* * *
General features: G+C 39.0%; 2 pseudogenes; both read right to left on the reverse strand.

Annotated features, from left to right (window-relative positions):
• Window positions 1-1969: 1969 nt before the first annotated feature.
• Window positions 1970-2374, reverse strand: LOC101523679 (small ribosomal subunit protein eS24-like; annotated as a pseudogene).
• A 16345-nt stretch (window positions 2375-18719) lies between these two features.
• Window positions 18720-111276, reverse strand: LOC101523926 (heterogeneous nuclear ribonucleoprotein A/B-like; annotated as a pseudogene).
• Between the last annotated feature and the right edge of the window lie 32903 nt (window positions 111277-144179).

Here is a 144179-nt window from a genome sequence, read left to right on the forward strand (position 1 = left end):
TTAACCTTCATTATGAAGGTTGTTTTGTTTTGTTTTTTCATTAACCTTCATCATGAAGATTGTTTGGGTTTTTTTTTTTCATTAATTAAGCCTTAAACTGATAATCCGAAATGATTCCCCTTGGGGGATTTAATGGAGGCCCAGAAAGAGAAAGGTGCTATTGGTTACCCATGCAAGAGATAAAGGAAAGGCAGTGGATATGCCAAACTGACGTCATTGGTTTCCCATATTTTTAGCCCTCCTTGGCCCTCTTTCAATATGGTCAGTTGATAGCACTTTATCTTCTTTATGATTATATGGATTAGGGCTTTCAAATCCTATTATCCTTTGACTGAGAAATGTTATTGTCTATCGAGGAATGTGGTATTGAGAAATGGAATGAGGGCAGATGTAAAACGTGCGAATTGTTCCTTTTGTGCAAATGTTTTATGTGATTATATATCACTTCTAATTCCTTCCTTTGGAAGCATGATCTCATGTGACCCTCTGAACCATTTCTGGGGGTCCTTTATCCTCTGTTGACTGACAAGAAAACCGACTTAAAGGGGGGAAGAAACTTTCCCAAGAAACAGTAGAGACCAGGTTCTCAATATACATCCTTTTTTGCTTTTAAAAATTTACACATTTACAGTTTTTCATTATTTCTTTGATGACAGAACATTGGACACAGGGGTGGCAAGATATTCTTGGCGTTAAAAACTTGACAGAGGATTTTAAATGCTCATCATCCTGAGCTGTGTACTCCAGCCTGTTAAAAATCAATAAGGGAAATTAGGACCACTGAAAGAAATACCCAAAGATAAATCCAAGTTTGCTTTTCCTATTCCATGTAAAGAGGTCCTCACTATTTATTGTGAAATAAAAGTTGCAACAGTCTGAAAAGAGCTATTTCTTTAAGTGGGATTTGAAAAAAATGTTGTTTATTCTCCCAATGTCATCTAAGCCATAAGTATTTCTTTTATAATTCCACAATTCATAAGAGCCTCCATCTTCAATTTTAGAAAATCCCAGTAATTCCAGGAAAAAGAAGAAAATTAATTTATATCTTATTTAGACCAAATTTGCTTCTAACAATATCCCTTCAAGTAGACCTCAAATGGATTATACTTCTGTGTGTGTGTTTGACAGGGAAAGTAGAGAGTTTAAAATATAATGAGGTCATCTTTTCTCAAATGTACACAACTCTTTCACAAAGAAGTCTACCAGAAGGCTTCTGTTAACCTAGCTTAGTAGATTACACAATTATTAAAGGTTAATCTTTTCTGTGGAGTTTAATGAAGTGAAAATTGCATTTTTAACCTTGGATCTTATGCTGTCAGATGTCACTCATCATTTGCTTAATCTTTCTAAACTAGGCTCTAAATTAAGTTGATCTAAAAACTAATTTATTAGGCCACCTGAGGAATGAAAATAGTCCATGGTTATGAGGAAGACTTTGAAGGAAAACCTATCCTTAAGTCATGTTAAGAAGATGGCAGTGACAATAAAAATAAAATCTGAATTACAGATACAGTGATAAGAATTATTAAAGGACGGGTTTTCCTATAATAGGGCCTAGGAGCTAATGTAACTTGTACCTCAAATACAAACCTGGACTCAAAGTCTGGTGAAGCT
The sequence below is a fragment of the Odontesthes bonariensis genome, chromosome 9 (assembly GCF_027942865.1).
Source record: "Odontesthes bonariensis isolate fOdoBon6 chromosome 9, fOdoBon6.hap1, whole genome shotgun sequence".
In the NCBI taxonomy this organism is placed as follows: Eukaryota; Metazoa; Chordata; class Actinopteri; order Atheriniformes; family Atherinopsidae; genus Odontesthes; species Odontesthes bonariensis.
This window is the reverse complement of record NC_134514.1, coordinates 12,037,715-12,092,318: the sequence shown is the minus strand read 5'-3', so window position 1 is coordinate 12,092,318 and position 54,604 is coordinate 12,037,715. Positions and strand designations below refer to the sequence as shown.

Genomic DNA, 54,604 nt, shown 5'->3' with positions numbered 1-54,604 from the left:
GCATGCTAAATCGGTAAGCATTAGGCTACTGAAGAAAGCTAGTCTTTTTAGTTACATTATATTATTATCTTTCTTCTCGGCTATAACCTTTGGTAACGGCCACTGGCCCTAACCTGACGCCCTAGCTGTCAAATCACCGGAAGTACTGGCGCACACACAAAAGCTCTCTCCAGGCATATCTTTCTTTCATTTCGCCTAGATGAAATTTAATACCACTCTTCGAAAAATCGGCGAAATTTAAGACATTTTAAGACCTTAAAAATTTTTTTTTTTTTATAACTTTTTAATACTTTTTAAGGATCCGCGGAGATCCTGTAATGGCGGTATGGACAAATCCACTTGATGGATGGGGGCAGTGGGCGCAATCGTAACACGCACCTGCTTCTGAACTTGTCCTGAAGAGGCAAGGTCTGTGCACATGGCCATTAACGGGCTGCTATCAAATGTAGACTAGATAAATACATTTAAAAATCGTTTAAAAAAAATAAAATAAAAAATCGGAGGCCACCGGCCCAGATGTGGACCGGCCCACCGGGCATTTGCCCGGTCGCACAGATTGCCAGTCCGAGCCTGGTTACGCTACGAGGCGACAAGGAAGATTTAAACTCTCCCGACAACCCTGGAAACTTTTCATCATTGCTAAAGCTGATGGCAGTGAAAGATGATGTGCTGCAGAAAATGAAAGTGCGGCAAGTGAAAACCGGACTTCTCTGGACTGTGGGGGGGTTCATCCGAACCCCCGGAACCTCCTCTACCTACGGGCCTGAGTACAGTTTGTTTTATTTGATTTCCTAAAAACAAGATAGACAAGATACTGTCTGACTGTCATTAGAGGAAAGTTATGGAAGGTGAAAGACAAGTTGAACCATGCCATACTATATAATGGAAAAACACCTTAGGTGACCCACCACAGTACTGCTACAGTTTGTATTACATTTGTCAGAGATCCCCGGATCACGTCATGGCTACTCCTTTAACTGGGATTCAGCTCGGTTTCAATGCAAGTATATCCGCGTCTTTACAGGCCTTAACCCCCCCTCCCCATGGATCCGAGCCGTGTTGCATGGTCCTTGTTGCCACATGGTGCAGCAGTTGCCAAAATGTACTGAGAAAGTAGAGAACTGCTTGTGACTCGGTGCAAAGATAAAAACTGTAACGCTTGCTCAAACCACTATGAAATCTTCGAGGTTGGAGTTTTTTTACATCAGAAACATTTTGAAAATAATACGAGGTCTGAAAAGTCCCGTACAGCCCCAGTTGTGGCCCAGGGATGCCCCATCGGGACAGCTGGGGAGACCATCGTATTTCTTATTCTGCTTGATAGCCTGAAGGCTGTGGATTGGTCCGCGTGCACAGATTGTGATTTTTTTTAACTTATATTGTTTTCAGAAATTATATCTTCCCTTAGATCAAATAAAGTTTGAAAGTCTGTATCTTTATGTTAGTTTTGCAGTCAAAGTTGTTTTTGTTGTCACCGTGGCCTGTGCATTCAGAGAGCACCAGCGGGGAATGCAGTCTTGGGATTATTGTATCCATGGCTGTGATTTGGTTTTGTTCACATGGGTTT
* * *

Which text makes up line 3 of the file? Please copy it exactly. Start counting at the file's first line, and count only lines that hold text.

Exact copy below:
• Window positions 1-1969: 1969 nt before the first annotated feature.